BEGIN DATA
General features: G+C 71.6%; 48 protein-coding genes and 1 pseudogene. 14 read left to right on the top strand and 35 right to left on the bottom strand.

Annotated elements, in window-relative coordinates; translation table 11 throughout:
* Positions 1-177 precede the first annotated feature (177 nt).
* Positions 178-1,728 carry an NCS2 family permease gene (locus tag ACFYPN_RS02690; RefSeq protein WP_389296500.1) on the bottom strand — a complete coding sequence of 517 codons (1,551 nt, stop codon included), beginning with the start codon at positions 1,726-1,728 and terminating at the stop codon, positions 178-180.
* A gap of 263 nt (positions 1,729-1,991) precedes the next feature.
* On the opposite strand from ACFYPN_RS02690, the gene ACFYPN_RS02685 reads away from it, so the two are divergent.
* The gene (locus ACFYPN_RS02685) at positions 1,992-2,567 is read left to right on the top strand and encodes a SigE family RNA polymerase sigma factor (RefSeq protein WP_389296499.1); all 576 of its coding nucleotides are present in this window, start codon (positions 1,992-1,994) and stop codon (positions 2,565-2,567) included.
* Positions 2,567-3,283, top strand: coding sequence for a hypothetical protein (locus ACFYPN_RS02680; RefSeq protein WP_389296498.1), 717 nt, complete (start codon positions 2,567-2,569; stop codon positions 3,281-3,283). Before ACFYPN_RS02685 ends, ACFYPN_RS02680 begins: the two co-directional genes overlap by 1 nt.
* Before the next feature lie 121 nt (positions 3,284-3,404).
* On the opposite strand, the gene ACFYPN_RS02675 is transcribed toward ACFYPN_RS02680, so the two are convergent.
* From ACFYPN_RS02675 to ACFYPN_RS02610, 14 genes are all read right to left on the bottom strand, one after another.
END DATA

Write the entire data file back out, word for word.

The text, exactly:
General features: G+C 71.6%; 48 protein-coding genes and 1 pseudogene. 14 read left to right on the top strand and 35 right to left on the bottom strand.

Annotated elements, in window-relative coordinates; translation table 11 throughout:
* Positions 1-177 precede the first annotated feature (177 nt).
* Positions 178-1,728 carry an NCS2 family permease gene (locus tag ACFYPN_RS02690; RefSeq protein WP_389296500.1) on the bottom strand — a complete coding sequence of 517 codons (1,551 nt, stop codon included), beginning with the start codon at positions 1,726-1,728 and terminating at the stop codon, positions 178-180.
* A gap of 263 nt (positions 1,729-1,991) precedes the next feature.
* On the opposite strand from ACFYPN_RS02690, the gene ACFYPN_RS02685 reads away from it, so the two are divergent.
* The gene (locus ACFYPN_RS02685) at positions 1,992-2,567 is read left to right on the top strand and encodes a SigE family RNA polymerase sigma factor (RefSeq protein WP_389296499.1); all 576 of its coding nucleotides are present in this window, start codon (positions 1,992-1,994) and stop codon (positions 2,565-2,567) included.
* Positions 2,567-3,283, top strand: coding sequence for a hypothetical protein (locus ACFYPN_RS02680; RefSeq protein WP_389296498.1), 717 nt, complete (start codon positions 2,567-2,569; stop codon positions 3,281-3,283). Before ACFYPN_RS02685 ends, ACFYPN_RS02680 begins: the two co-directional genes overlap by 1 nt.
* Before the next feature lie 121 nt (positions 3,284-3,404).
* On the opposite strand, the gene ACFYPN_RS02675 is transcribed toward ACFYPN_RS02680, so the two are convergent.
* From ACFYPN_RS02675 to ACFYPN_RS02610, 14 genes are all read right to left on the bottom strand, one after another.